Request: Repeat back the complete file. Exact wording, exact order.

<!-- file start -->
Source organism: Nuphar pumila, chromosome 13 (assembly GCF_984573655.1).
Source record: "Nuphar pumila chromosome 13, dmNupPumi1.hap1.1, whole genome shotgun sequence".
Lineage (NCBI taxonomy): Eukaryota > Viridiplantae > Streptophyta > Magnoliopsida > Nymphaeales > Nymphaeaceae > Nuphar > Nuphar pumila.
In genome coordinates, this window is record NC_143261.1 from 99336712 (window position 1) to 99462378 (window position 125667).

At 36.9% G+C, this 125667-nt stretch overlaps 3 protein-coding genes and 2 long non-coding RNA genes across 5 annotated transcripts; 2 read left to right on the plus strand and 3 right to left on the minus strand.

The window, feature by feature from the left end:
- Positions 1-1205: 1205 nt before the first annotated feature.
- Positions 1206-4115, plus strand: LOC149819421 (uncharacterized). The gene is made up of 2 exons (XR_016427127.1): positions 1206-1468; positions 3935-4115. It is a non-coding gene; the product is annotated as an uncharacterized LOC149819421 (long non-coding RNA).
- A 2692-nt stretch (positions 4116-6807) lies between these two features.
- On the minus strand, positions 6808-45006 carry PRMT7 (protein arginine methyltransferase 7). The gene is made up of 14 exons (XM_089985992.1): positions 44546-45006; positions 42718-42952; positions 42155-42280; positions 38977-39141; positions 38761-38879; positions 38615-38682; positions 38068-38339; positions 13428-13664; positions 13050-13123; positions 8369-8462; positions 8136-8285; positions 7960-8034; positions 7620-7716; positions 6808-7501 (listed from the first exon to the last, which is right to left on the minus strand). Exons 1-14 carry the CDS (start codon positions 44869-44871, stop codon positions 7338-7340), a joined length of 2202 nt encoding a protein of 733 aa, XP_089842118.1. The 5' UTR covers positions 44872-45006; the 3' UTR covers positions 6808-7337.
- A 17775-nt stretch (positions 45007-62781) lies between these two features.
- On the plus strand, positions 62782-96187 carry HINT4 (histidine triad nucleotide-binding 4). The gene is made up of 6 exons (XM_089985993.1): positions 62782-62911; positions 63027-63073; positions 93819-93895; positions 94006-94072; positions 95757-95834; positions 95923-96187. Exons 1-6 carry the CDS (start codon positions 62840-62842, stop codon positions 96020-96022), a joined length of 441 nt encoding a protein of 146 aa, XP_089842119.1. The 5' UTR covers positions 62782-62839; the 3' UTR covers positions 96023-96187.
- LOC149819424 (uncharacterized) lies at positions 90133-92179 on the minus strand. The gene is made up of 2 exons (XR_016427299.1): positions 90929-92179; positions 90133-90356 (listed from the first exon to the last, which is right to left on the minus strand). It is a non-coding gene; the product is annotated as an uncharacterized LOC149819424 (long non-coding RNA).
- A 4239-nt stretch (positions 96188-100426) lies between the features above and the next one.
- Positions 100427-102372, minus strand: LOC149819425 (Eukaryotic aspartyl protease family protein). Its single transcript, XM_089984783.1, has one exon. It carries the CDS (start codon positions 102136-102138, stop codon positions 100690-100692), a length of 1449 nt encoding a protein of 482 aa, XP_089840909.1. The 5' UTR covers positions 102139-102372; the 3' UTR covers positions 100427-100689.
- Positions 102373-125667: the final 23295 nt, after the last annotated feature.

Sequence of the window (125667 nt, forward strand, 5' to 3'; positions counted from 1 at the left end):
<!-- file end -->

Source organism: Nuphar pumila, chromosome 13 (assembly GCF_984573655.1).
Source record: "Nuphar pumila chromosome 13, dmNupPumi1.hap1.1, whole genome shotgun sequence".
Lineage (NCBI taxonomy): Eukaryota > Viridiplantae > Streptophyta > Magnoliopsida > Nymphaeales > Nymphaeaceae > Nuphar > Nuphar pumila.
In genome coordinates, this window is record NC_143261.1 from 99336712 (window position 1) to 99462378 (window position 125667).

At 36.9% G+C, this 125667-nt stretch overlaps 3 protein-coding genes and 2 long non-coding RNA genes across 5 annotated transcripts; 2 read left to right on the plus strand and 3 right to left on the minus strand.

The window, feature by feature from the left end:
- Positions 1-1205: 1205 nt before the first annotated feature.
- Positions 1206-4115, plus strand: LOC149819421 (uncharacterized). The gene is made up of 2 exons (XR_016427127.1): positions 1206-1468; positions 3935-4115. It is a non-coding gene; the product is annotated as an uncharacterized LOC149819421 (long non-coding RNA).
- A 2692-nt stretch (positions 4116-6807) lies between these two features.
- On the minus strand, positions 6808-45006 carry PRMT7 (protein arginine methyltransferase 7). The gene is made up of 14 exons (XM_089985992.1): positions 44546-45006; positions 42718-42952; positions 42155-42280; positions 38977-39141; positions 38761-38879; positions 38615-38682; positions 38068-38339; positions 13428-13664; positions 13050-13123; positions 8369-8462; positions 8136-8285; positions 7960-8034; positions 7620-7716; positions 6808-7501 (listed from the first exon to the last, which is right to left on the minus strand). Exons 1-14 carry the CDS (start codon positions 44869-44871, stop codon positions 7338-7340), a joined length of 2202 nt encoding a protein of 733 aa, XP_089842118.1. The 5' UTR covers positions 44872-45006; the 3' UTR covers positions 6808-7337.
- A 17775-nt stretch (positions 45007-62781) lies between these two features.
- On the plus strand, positions 62782-96187 carry HINT4 (histidine triad nucleotide-binding 4). The gene is made up of 6 exons (XM_089985993.1): positions 62782-62911; positions 63027-63073; positions 93819-93895; positions 94006-94072; positions 95757-95834; positions 95923-96187. Exons 1-6 carry the CDS (start codon positions 62840-62842, stop codon positions 96020-96022), a joined length of 441 nt encoding a protein of 146 aa, XP_089842119.1. The 5' UTR covers positions 62782-62839; the 3' UTR covers positions 96023-96187.
- LOC149819424 (uncharacterized) lies at positions 90133-92179 on the minus strand. The gene is made up of 2 exons (XR_016427299.1): positions 90929-92179; positions 90133-90356 (listed from the first exon to the last, which is right to left on the minus strand). It is a non-coding gene; the product is annotated as an uncharacterized LOC149819424 (long non-coding RNA).
- A 4239-nt stretch (positions 96188-100426) lies between the features above and the next one.
- Positions 100427-102372, minus strand: LOC149819425 (Eukaryotic aspartyl protease family protein). Its single transcript, XM_089984783.1, has one exon. It carries the CDS (start codon positions 102136-102138, stop codon positions 100690-100692), a length of 1449 nt encoding a protein of 482 aa, XP_089840909.1. The 5' UTR covers positions 102139-102372; the 3' UTR covers positions 100427-100689.
- Positions 102373-125667: the final 23295 nt, after the last annotated feature.

Sequence of the window (125667 nt, forward strand, 5' to 3'; positions counted from 1 at the left end):